WEB Advent 2008 / Don’t Commit That Error

It’s easy to get caught up in testing patterns, frameworks, and other “correct” ways to to handle testing, but we often overlook some of the simple things PHP can do to make sure we aren’t making basic mistakes. This article covers one of those overlooked tools: php -l. Running the PHP executable from the command line with the -l tells PHP to check the syntax of the provided PHP file, or “lint” the file.

Let’s take a look at what this does. Create a file called hello.php with this as its content:


echo "Hello World!"

You might have noticed, there’s a syntax error. That’s so we can demonstrate what php -l does when it encounters a syntax error.

Now, from the command line, run the following. Your output should be similar.

prompt> php -l hello.php

Parse error: syntax error, unexpected $end, expecting ',' or ';' in hello.php on line 4
Errors parsing hello.php

That tells us that PHP expected a comma, or a semicolon, but it got to the end of the file instead. Add a semicolon after the echo "Hello World!" line and run it again. This time it should look like this:

prompt> php -l hello.php
No syntax errors detected in hello.php

PHP’s lint mode is useful for making sure files you’re getting ready to commit are at least syntactically correct. It’s not a replacement for real unit tests, but it’s a nice gut check for code that doesn’t have tests written yet. Committing a simple syntax error is embarrassing, and this helps you double check yourself.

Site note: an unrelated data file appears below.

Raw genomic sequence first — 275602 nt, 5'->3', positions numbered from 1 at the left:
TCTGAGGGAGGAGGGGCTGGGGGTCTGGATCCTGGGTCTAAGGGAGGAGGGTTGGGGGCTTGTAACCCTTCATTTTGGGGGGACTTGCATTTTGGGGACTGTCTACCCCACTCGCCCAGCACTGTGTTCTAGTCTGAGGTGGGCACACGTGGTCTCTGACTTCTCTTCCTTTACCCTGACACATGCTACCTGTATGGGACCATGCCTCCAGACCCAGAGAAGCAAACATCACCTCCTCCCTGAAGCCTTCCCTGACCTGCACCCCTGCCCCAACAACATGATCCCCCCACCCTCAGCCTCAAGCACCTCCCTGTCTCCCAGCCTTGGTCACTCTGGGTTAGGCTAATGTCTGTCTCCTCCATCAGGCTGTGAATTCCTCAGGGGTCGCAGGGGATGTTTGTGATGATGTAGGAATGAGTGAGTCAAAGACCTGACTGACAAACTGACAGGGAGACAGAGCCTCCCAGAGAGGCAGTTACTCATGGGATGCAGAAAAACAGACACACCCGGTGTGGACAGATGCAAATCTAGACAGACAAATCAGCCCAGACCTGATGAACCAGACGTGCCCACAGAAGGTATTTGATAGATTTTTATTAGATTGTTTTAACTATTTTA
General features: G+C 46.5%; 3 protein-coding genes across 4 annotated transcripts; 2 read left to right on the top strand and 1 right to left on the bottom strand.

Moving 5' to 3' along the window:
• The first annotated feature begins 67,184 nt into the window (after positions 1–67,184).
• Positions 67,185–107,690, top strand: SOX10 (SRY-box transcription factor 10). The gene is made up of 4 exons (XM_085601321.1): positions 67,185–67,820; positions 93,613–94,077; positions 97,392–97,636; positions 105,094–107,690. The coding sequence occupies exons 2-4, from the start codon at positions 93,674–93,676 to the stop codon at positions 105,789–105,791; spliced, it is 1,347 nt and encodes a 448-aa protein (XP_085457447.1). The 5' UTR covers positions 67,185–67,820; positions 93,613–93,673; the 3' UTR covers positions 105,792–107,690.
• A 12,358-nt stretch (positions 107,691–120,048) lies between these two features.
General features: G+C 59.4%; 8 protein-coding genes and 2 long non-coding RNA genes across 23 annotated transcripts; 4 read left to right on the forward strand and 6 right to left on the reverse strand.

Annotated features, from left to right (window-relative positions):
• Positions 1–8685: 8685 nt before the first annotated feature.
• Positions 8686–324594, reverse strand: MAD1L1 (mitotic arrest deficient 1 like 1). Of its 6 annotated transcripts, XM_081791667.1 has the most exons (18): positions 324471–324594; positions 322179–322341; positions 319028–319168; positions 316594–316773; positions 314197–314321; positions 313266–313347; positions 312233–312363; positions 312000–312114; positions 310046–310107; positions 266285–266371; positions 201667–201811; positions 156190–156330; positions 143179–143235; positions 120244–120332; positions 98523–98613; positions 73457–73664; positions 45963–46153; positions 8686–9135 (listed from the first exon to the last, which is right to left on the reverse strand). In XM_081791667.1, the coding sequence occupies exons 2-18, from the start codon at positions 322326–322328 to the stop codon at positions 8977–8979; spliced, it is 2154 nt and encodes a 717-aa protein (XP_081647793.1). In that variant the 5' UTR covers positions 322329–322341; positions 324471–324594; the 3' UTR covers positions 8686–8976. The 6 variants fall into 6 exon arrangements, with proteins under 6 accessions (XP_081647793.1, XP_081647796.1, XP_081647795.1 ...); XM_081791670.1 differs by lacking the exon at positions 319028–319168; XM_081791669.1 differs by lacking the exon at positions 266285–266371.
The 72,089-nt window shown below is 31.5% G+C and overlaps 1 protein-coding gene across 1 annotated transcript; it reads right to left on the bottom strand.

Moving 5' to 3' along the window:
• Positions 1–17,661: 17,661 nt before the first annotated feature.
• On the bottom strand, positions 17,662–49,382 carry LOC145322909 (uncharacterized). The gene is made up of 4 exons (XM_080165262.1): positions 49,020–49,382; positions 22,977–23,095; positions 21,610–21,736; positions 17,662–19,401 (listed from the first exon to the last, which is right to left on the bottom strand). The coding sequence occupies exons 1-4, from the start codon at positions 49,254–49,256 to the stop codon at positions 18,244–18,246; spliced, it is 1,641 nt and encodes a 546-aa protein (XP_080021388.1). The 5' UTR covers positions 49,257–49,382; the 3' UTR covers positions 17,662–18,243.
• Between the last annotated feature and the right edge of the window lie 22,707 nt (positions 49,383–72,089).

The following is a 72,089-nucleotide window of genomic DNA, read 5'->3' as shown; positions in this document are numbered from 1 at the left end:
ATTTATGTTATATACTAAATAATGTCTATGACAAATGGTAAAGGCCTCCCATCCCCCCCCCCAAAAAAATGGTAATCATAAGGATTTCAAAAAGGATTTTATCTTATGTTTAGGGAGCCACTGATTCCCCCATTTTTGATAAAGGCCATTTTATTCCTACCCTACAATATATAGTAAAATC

Running this command manually ends up taking way too much time. Fortunately, most VCSs have the ability to add scripts that run before you make a commit. These scripts are called pre-commit hooks. A pre-commit hook is just a script that can be run from the shell. It can keep a commit from being allowed depending upon what exit code it uses when it stops. A normal exit code, or zero, tells the VCS to allow the commit; anything else tells it to not allow the commit.

Git is my VCS of choice, so that’s what I’ll use for this article. There’s a quick crash course available if you’re not familiar with Git and want to follow along. Adding a pre-commit hook script to a Git repository is straight-forward. Create a .git/hooks/pre-commit script with the following code in it.


$output = array();
$return = 0;
exec('git rev-parse --verify HEAD 2> /dev/null', $output, $return);
$against = $return == 0 ? 'HEAD' : '4b825dc642cb6eb9a060e54bf8d69288fbee4904';

exec("git diff-index --cached --name-only {$against}", $output);

$filename_pattern = '/\.php$/';
$exit_status = 0;

foreach ($output as $file) {
    if (!preg_match($filename_pattern, $file)) {
        // don't check files that aren't PHP

    $lint_output = array();
    exec("php -l " . escapeshellarg($file), $lint_output, $return);
    if ($return == 0) {
    echo implode("\n", $lint_output), "\n";
    $exit_status = 1;


There are some pieces of this code that might look like voodoo, but let’s walk through them. The first line is called a Shebang. It tells your system to execute the file using the executable specified. This is how your system knows that the file it’s executing is PHP code.

Some systems install PHP in different locations. Another common place is /usr/local/bin/php. Adjust as necessary if your PHP executable lives somewhere else. You can type whereis php from most Unix-like operating systems to find it.

The <?php is self-explanatory. The next two lines set up temporary variables. exec() takes its second and third arguments by reference, so we define them here to the defaults we want, then pass them in.